When the leaders of the G-20 group of developed nations meet in Mexico next month, most of the small island nations of the Caribbean trade bloc will not be represented at the summit. The region has asked Mexico to proverbially watch its back and represent its list of concerns to the club of richer nations.

Leaders of the two sides met and discussed the issue at the recent Summit of the Americas in Colombia that President Barack Obama attended, but left a fuller menu of items for their one-day meeting in Barbados on Monday. Many of the 15 heads of government attended the conference and reported that they had managed to eke out a promise from Mexican President Felipe Calderon to be their spokesman at the G-20, which Obama is again expected to attend.

The main issue for the regional trade bloc is the recent practice of multilateral lending agencies like the World Bank and the IMF preventing countries with a relatively high per capita income, like the Bahamas, Trinidad, Barbados and Antigua, from accessing concessional loans because of their perceived prosperity.

Caricom, which represents 15 nations from Guyana and Suriname on the South American mainland to Belize in Central America and the Bahamas and Jamaica in the North Caribbean, wants the current criteria for measuring which countries qualify for soft loans and which do not changed to represent modern day realities.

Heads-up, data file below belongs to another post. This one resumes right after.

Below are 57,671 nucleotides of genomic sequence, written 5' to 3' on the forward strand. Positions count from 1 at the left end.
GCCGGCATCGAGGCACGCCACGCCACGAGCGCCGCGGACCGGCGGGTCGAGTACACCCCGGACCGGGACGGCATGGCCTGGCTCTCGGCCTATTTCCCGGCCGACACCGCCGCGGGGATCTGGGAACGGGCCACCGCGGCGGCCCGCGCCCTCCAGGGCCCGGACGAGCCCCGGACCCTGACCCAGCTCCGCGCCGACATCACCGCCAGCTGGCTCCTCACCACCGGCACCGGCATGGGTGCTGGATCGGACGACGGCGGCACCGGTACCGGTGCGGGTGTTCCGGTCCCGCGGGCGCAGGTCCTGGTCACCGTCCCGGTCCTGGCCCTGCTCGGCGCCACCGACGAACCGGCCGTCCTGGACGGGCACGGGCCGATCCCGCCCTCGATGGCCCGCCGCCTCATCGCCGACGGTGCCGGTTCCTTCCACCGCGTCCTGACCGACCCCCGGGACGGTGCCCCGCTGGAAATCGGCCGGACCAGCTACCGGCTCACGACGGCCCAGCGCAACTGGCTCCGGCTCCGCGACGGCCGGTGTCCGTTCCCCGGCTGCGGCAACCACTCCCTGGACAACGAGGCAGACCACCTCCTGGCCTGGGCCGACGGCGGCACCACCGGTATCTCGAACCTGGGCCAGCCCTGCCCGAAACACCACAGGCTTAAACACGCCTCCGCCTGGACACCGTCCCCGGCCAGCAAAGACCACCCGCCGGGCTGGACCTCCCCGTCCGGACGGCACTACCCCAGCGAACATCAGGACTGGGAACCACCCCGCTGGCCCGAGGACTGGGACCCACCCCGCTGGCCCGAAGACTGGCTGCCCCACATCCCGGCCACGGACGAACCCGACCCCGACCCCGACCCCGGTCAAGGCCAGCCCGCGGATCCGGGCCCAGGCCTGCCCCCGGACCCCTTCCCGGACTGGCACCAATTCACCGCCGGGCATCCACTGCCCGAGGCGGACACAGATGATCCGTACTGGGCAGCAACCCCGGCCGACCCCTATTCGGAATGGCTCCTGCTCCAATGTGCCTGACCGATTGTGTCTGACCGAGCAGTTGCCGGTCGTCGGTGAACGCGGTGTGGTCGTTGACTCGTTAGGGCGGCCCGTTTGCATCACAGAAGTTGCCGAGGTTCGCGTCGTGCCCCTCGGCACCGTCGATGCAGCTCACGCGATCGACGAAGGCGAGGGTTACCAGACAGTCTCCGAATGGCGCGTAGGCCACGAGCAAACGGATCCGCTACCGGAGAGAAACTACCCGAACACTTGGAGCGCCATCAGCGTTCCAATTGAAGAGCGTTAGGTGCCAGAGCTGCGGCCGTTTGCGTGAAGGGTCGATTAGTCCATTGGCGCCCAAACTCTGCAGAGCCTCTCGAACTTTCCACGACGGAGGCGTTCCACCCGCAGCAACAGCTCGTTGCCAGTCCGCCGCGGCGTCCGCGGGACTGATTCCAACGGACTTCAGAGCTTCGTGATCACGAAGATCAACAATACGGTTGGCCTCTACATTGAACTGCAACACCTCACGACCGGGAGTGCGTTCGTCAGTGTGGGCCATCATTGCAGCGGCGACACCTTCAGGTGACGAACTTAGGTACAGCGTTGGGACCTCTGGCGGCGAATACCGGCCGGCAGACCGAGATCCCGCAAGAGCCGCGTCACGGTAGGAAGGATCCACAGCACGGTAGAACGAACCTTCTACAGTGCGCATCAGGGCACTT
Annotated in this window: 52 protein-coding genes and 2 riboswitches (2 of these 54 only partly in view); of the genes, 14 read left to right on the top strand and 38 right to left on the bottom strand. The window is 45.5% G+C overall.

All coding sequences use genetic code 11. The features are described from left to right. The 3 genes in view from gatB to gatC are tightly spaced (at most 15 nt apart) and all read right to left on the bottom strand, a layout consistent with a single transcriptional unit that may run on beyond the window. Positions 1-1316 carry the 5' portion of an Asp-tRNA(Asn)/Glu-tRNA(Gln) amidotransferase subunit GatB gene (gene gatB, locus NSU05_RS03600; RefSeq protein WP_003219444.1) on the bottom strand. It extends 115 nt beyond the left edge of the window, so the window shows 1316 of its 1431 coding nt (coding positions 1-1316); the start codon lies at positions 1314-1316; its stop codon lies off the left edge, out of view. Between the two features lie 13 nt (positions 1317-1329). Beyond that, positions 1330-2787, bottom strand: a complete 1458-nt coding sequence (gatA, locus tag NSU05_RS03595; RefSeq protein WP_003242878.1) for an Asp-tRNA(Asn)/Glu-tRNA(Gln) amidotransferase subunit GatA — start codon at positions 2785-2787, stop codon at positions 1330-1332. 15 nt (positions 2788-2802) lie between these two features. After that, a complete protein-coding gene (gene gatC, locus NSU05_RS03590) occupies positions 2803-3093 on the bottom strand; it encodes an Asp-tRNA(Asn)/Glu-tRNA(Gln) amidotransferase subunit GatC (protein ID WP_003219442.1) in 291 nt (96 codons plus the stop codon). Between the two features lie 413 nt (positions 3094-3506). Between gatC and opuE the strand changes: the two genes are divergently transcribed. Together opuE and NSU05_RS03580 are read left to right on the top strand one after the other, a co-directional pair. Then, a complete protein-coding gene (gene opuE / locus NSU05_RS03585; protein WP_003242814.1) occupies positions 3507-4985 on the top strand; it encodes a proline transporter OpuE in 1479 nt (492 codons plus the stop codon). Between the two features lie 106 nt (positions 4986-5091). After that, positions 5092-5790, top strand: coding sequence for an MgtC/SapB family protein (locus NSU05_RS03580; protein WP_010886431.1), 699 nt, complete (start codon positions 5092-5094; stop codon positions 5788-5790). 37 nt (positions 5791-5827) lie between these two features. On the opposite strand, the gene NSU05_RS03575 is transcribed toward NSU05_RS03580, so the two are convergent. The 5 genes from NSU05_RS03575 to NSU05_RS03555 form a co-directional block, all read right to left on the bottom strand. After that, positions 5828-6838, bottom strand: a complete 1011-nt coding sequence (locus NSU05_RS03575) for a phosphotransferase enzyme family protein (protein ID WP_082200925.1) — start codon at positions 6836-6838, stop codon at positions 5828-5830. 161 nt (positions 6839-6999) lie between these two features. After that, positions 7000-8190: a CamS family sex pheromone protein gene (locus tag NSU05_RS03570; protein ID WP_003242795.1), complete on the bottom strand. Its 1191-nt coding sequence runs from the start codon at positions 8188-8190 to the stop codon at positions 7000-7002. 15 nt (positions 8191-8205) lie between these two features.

The two have had diplomatic relations since 1974.

Current bloc chairman and Surinamese President Desi Bouterse said at the opening ceremony that while Caricom “is pleased that Mexico will lend us their experience and expertise,” the bloc regrettably “is aware that we do not have a voice, though this body makes far-reaching decisions which impact significantly on the viability of our economies.”

His colleague, Freundel Stuart of Barbados, contended that the global playing field is not fair. He said that small countries are blamed for harboring international financial criminals, when in fact, “The bulk of proven money-laundering, inadequate regulation and tax avoidance has occurred in the financial centers of Europe and the United States of America.

“We have moved from the rich man’s club of the G-7 to the big man’s club of the G-20,” he said, “whose members are more united in telling non-G20 countries what they should do instead of prescribing for those within their own fold.”

Mexico is also slated to assist the region in development works in Haiti, which in early 2011 was devastated by a massive earthquake that is believed to have killed 300,000 people. Mexico will lend its experience to improve the lifeline tourism industry in the Caribbean.